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Practice of Jeremy Woolhouse, pianist and Alexander Technique Teacher in Melbourne, Australia

Specialist in working with musicians, RSI, posture re-education, neck, back and chronic pain management. 

Articles on Alexander Technique in life - by Jeremy Woolhouse

Monthly blog articles by Jeremy Woolhouse.  Alexander Technique for daily life, specialised activities, pain relief and managment.

A pianist in pain - a revolution through Alexander Technique

Jeremy Woolhouse

A nineteen year old aspiring to become a professional pianist, got to the stage where he’d be writhing on the floor from back pain after playing for fifteen minutes.  Three Alexander Technique lessons gave sufficient perspective to manage the crippling back pain.  This is the story of how I came to Alexander Technique and the fundamental learning of my first three lessons.

pianist in pain


A ‘bad back’, made worse by playing

I had a bad back.  It had given me problems since becoming teenaged, and practicing the piano for long hours was making it worse.  I had concluded there was something wrong with my back. Conventional medical consultations confirmed I had a ‘bad back’.  Some treatments eased the pain, but only until I got back to the piano, at which point my back would get painful again.  In the last of these consultations, I didn’t make it out of the clinic’s car park before pain had returned.

My music teachers told me pain was something many musicians just had to live with.  Fortunately for me, on recommendation from a colleague, I sought out Alexander Technique.  This was in the 90’s ... I don’t recall exact details of my first lessons, but there were two pivotal realisations which has stayed with me ever since.

"The way I was using myself when I played was causing the pain.

I could change the way I used myself when I played."


Learning from pain

These two realisations redefined my relationship to pain, to myself and to the piano.  Something I was doing was responsible and I could learn to stop doing it. I didn’t have a ‘bad back’, I was misusing my back.  It was an empowering discovery.  I had believed that my back pain was not something I could influence.  

The practitioners I’d consulted had reinforced this by saying I needed their treatment to manage my condition.  I’d tried some different ergonomic approaches, but never until my first encounter with Alexander Technique, actually changed my attitude to sitting, or considered the quality of my coordination.  

The pain was not a dysfunctional syndrome, it was a effective feedback system telling me that something was wrong.   Ease was possible.  I had been doing something which was preventing it.

Alexander Technique was training me to become attuned to the effects of mis-coordination.  It demonstrated I could independently act to improve on conditions and address the pain.  It asked of me to expand my concept of playing to include my whole self.  In this way, I could see my potential for positive coordination while I played.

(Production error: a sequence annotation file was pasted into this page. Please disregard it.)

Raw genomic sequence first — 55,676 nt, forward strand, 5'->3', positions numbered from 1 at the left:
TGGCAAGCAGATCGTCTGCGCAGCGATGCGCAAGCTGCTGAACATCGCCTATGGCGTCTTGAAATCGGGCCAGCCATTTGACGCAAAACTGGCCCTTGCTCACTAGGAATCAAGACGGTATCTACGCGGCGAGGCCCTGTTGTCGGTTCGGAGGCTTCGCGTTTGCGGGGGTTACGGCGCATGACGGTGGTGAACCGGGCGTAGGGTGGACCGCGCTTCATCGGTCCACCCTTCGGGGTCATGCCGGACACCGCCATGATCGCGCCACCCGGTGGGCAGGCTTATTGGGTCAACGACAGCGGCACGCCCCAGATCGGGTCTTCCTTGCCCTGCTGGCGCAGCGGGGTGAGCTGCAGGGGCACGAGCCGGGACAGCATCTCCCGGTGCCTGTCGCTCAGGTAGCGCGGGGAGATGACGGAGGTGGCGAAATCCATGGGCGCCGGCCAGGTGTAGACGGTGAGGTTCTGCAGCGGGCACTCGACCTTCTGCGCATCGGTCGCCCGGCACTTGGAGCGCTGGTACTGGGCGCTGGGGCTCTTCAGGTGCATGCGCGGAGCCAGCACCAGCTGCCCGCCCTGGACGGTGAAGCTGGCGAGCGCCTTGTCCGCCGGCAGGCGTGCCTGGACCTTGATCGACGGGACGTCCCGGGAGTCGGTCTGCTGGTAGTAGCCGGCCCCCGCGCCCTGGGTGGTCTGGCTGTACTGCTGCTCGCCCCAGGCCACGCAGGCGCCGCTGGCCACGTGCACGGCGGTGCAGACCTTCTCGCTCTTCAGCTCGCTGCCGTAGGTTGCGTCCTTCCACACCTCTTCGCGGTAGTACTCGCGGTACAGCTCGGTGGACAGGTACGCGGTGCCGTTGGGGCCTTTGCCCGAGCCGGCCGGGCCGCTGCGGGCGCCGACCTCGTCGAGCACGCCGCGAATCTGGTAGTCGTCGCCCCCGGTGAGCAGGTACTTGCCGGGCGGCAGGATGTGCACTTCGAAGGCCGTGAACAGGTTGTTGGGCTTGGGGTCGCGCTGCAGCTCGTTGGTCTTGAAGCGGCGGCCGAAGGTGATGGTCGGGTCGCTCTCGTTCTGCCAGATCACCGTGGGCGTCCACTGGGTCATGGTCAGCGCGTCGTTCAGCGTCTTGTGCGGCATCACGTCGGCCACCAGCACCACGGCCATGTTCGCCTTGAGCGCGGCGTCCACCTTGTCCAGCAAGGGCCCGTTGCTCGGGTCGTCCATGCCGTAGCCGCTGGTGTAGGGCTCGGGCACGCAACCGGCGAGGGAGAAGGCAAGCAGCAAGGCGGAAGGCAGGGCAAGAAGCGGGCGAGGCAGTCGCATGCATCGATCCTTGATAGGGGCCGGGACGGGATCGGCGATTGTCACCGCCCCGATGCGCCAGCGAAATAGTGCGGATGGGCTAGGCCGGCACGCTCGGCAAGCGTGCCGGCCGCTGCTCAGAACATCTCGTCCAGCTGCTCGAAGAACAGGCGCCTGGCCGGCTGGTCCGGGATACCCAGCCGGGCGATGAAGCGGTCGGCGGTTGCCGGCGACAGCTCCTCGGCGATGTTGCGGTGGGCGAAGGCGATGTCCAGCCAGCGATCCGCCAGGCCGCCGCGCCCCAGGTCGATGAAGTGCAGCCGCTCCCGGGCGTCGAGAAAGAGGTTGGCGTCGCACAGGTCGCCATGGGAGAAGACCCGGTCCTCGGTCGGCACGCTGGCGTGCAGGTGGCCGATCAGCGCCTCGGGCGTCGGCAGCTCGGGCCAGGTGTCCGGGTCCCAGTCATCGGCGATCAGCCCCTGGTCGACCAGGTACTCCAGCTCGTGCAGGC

Change in Perspective

The change in perspective has become a fundamental principle for my life.  Rather than hoping someone else can intervene to correct any issue, I look at what I may be doing to create or confound the issue, and what I can initiate myself toward resolution.

Instead of being at the whim of the universe, I have become confident in finding some action which points me in a positive direction.  Still challenges persist, but I don’t feel victimised or helpless like I was back then - at the piano and in so many other ways.


More than just pain management

The way of playing piano which caused back pain was entrenched, and it did take some time to fully resolve.  But by the time it did, I had embraced Alexander Technique as a process worthy of investing in.  It’s rewards were so much more than just dealing with back pain at the piano.  My entire piano technique changed and I could access more speed, tone and expression.  

I saw Alexander Technique as so invaluable to my progress as a performer, that I undertook teacher training as post graduate study, in place of a Masters in Music.  I haven’t yet found a more effective method of working towards mastery of the piano.  Alexander Technique’s attention to the use of the whole is quite fundamental to any specific piano technique.


My mission

I have since made it somewhat of a mission to help other musicians take responsibility for their physical, mental and musical health.  I want all musicians to recognise that the way one uses oneself is a critical factor in finding comfort and musically fulfilling performance.  I want all musicians to know that this is something they can change themselves.  Alexander Technique remains the most powerful method I’ve come across as a vehicle for this revolution.

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